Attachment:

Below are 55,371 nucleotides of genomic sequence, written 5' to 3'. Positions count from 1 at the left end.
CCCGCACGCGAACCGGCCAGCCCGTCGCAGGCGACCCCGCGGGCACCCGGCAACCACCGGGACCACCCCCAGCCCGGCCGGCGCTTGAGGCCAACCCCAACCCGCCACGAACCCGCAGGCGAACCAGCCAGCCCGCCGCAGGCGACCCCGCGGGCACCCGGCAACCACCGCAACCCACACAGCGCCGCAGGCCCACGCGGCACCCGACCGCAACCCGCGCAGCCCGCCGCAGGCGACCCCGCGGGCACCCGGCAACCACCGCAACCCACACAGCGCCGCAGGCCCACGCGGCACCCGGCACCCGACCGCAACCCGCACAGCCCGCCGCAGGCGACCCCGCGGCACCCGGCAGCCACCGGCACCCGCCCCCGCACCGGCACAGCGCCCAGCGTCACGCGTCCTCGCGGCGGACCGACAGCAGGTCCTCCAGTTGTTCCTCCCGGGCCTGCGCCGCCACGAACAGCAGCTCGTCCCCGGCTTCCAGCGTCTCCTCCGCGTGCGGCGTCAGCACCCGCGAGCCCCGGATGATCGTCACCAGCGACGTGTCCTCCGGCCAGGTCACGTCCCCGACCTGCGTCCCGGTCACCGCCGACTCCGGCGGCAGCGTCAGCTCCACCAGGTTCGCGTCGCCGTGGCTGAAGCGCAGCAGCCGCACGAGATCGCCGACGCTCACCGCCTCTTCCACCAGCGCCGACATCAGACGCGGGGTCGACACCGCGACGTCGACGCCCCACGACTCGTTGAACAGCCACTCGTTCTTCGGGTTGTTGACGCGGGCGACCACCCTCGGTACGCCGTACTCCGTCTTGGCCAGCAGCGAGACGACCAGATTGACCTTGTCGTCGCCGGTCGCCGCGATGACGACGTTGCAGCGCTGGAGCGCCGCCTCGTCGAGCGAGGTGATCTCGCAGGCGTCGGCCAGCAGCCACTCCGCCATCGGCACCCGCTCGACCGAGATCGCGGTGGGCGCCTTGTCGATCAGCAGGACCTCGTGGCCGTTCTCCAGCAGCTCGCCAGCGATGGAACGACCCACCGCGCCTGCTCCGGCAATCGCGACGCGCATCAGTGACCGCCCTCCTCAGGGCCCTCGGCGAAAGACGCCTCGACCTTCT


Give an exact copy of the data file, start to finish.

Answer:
Below are 55,371 nucleotides of genomic sequence, written 5' to 3'. Positions count from 1 at the left end.
CCCGCACGCGAACCGGCCAGCCCGTCGCAGGCGACCCCGCGGGCACCCGGCAACCACCGGGACCACCCCCAGCCCGGCCGGCGCTTGAGGCCAACCCCAACCCGCCACGAACCCGCAGGCGAACCAGCCAGCCCGCCGCAGGCGACCCCGCGGGCACCCGGCAACCACCGCAACCCACACAGCGCCGCAGGCCCACGCGGCACCCGACCGCAACCCGCGCAGCCCGCCGCAGGCGACCCCGCGGGCACCCGGCAACCACCGCAACCCACACAGCGCCGCAGGCCCACGCGGCACCCGGCACCCGACCGCAACCCGCACAGCCCGCCGCAGGCGACCCCGCGGCACCCGGCAGCCACCGGCACCCGCCCCCGCACCGGCACAGCGCCCAGCGTCACGCGTCCTCGCGGCGGACCGACAGCAGGTCCTCCAGTTGTTCCTCCCGGGCCTGCGCCGCCACGAACAGCAGCTCGTCCCCGGCTTCCAGCGTCTCCTCCGCGTGCGGCGTCAGCACCCGCGAGCCCCGGATGATCGTCACCAGCGACGTGTCCTCCGGCCAGGTCACGTCCCCGACCTGCGTCCCGGTCACCGCCGACTCCGGCGGCAGCGTCAGCTCCACCAGGTTCGCGTCGCCGTGGCTGAAGCGCAGCAGCCGCACGAGATCGCCGACGCTCACCGCCTCTTCCACCAGCGCCGACATCAGACGCGGGGTCGACACCGCGACGTCGACGCCCCACGACTCGTTGAACAGCCACTCGTTCTTCGGGTTGTTGACGCGGGCGACCACCCTCGGTACGCCGTACTCCGTCTTGGCCAGCAGCGAGACGACCAGATTGACCTTGTCGTCGCCGGTCGCCGCGATGACGACGTTGCAGCGCTGGAGCGCCGCCTCGTCGAGCGAGGTGATCTCGCAGGCGTCGGCCAGCAGCCACTCCGCCATCGGCACCCGCTCGACCGAGATCGCGGTGGGCGCCTTGTCGATCAGCAGGACCTCGTGGCCGTTCTCCAGCAGCTCGCCAGCGATGGAACGACCCACCGCGCCTGCTCCGGCAATCGCGACGCGCATCAGTGACCGCCCTCCTCAGGGCCCTCGGCGAAAGACGCCTCGACCTTCT